Attackers have been actively exploiting an Android vulnerability that allows malicious apps to display dangerous permission requests and phishing overlays under the guise of a legitimate app.
Dubbed StrandHogg (an old Norse Viking term), the flaw resides in Android’s taskAffinity control setting, and can be successfully abused without having to first gain root access, according to Norway-based app security firm Promon. Researchers with the company say the flaw affects all versions of Android, and can be used to attack any of the 500 most popular Android apps (popularity based on rankings from app intelligence company 42 Matters).
In a company blog post today, Promon said it uncovered StrandHogg after obtaining and analyzing a sample of suspected malware that was apparently linked to attacks on several Czech Republic banks that drained money from customer accounts. This particular malware sample was installed via malicious downloader/dropper apps that were found on Google Play.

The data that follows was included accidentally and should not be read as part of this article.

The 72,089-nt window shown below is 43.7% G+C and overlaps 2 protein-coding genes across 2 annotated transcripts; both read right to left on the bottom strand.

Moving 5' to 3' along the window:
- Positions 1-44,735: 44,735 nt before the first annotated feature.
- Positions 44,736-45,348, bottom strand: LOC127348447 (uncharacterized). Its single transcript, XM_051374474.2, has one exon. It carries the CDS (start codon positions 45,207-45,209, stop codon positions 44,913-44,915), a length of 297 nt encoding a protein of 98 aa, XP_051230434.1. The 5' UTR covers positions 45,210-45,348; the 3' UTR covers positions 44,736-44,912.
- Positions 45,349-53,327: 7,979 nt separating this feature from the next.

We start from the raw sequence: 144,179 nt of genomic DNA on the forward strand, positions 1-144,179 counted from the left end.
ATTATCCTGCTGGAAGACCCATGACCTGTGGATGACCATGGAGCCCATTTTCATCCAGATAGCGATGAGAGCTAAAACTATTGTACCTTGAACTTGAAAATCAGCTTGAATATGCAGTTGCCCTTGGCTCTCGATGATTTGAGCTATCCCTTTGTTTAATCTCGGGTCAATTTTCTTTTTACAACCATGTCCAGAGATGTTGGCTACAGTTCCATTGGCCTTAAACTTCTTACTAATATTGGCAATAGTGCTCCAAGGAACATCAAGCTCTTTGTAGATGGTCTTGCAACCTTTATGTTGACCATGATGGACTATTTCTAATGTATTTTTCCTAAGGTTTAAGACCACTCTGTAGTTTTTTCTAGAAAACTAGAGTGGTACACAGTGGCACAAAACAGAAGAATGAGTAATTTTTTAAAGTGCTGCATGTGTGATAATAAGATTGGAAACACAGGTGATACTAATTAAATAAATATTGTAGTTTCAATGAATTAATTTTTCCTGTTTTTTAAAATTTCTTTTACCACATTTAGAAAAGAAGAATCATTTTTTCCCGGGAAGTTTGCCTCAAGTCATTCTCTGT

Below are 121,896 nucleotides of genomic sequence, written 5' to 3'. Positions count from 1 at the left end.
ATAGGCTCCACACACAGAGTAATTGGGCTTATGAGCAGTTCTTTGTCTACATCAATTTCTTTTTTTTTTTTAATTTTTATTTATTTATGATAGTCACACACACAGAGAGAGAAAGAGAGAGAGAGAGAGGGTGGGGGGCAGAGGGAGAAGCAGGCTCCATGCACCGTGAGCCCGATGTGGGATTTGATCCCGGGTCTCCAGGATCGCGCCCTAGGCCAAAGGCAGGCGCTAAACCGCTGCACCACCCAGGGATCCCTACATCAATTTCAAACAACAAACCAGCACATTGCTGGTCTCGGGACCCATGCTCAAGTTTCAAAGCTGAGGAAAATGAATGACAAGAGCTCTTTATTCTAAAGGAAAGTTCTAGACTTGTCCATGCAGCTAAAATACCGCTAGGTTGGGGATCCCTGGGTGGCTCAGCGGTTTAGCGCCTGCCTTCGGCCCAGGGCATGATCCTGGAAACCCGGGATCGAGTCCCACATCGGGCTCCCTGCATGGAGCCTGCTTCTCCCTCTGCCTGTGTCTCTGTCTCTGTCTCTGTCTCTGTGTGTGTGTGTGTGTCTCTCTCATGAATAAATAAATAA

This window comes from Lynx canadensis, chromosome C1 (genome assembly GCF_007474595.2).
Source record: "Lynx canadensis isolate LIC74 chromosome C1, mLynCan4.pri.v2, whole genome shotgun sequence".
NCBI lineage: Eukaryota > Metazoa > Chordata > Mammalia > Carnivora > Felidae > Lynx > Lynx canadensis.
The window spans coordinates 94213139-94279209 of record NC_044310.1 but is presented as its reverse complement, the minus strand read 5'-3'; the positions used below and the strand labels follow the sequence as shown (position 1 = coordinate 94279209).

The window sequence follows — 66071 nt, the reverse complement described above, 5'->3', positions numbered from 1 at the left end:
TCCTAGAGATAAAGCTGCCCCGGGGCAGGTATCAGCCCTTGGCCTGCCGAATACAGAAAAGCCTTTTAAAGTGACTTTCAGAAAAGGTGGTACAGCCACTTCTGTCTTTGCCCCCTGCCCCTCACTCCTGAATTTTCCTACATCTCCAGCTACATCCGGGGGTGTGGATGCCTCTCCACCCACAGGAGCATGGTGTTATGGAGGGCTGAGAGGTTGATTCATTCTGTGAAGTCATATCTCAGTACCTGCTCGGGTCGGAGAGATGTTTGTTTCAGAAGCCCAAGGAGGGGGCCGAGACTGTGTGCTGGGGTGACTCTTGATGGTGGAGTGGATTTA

Further research from Promon partner and mobile security company Lookout ultimately revealed 36 malicious apps that exploit StrandHogg. These include variants of the banking trojan Bankbot, which uses malicious screen overlays to trick victims into entering their payment card data and log-in credentials into attacker-controlled windows that look like authentic mobile web pages.
Such a scenario can be “particularly dangerous in mobile platforms where there are typically already fewer on-screen indicators to confirm what site a user is interacting with,” said Tripwire computer security researcher Craig Young, in emailed comments. “In general, users must be careful about installing apps [that] request the screen overlay permissi ..